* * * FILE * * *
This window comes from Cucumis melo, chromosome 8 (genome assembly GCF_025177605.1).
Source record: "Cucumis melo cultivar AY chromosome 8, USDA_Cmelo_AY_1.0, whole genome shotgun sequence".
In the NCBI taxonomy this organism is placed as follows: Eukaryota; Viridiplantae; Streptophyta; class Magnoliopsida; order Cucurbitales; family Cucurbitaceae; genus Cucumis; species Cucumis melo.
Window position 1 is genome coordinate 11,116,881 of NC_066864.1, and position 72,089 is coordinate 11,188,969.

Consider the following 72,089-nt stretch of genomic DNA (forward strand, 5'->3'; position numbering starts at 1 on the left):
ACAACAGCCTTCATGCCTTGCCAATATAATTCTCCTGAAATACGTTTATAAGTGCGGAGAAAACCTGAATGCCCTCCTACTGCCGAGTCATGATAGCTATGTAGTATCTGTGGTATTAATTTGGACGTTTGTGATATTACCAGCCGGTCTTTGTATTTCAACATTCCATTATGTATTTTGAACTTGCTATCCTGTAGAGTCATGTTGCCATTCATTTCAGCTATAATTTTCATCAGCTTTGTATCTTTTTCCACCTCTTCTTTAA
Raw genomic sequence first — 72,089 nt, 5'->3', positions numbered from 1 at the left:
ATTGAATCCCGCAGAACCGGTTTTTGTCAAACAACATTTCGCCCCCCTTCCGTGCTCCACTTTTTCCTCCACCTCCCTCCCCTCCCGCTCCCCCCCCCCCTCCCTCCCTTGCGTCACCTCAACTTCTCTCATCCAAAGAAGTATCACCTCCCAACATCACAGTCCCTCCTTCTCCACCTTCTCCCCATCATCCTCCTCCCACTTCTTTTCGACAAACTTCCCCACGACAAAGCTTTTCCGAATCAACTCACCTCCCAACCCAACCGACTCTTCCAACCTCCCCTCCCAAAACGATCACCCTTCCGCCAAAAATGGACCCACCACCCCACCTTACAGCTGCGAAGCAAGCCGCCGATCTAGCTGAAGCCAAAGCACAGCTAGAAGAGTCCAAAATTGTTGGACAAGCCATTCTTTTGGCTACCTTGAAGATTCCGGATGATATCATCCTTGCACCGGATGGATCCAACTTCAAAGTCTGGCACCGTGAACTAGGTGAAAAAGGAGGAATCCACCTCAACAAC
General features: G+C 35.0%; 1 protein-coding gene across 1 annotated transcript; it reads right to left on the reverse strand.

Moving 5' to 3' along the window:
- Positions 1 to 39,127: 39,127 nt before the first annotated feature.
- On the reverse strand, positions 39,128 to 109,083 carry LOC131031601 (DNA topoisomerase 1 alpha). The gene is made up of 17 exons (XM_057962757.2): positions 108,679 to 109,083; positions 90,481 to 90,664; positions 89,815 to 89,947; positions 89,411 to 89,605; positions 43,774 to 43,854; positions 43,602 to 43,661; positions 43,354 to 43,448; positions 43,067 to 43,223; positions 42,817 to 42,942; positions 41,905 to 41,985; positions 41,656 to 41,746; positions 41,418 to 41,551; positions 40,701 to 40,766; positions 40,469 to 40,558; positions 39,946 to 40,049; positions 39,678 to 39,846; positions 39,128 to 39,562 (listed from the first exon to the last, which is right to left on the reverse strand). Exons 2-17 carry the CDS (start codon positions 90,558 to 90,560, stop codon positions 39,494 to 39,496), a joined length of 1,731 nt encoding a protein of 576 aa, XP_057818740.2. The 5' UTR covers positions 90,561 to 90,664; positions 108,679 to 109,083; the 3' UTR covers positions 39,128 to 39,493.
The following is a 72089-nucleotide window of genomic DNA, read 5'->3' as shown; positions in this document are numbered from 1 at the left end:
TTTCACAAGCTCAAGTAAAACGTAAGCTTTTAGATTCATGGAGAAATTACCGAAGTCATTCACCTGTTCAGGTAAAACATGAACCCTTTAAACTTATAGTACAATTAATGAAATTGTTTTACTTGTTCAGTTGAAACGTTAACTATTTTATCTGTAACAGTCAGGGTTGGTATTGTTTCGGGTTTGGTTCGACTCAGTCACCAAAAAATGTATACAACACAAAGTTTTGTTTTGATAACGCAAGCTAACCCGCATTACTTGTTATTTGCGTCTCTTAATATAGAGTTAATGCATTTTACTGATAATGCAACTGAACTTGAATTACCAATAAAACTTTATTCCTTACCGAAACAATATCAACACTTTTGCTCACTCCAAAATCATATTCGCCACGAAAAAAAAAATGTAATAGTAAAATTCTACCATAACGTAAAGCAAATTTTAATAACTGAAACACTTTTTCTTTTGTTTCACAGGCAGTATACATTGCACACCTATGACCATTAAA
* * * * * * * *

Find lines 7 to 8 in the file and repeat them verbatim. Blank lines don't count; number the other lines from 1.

Raw genomic sequence first — 72,089 nt, 5'->3', positions numbered from 1 at the left:
ATTGAATCCCGCAGAACCGGTTTTTGTCAAACAACATTTCGCCCCCCTTCCGTGCTCCACTTTTTCCTCCACCTCCCTCCCCTCCCGCTCCCCCCCCCCCTCCCTCCCTTGCGTCACCTCAACTTCTCTCATCCAAAGAAGTATCACCTCCCAACATCACAGTCCCTCCTTCTCCACCTTCTCCCCATCATCCTCCTCCCACTTCTTTTCGACAAACTTCCCCACGACAAAGCTTTTCCGAATCAACTCACCTCCCAACCCAACCGACTCTTCCAACCTCCCCTCCCAAAACGATCACCCTTCCGCCAAAAATGGACCCACCACCCCACCTTACAGCTGCGAAGCAAGCCGCCGATCTAGCTGAAGCCAAAGCACAGCTAGAAGAGTCCAAAATTGTTGGACAAGCCATTCTTTTGGCTACCTTGAAGATTCCGGATGATATCATCCTTGCACCGGATGGATCCAACTTCAAAGTCTGGCACCGTGAACTAGGTGAAAAAGGAGGAATCCACCTCAACAAC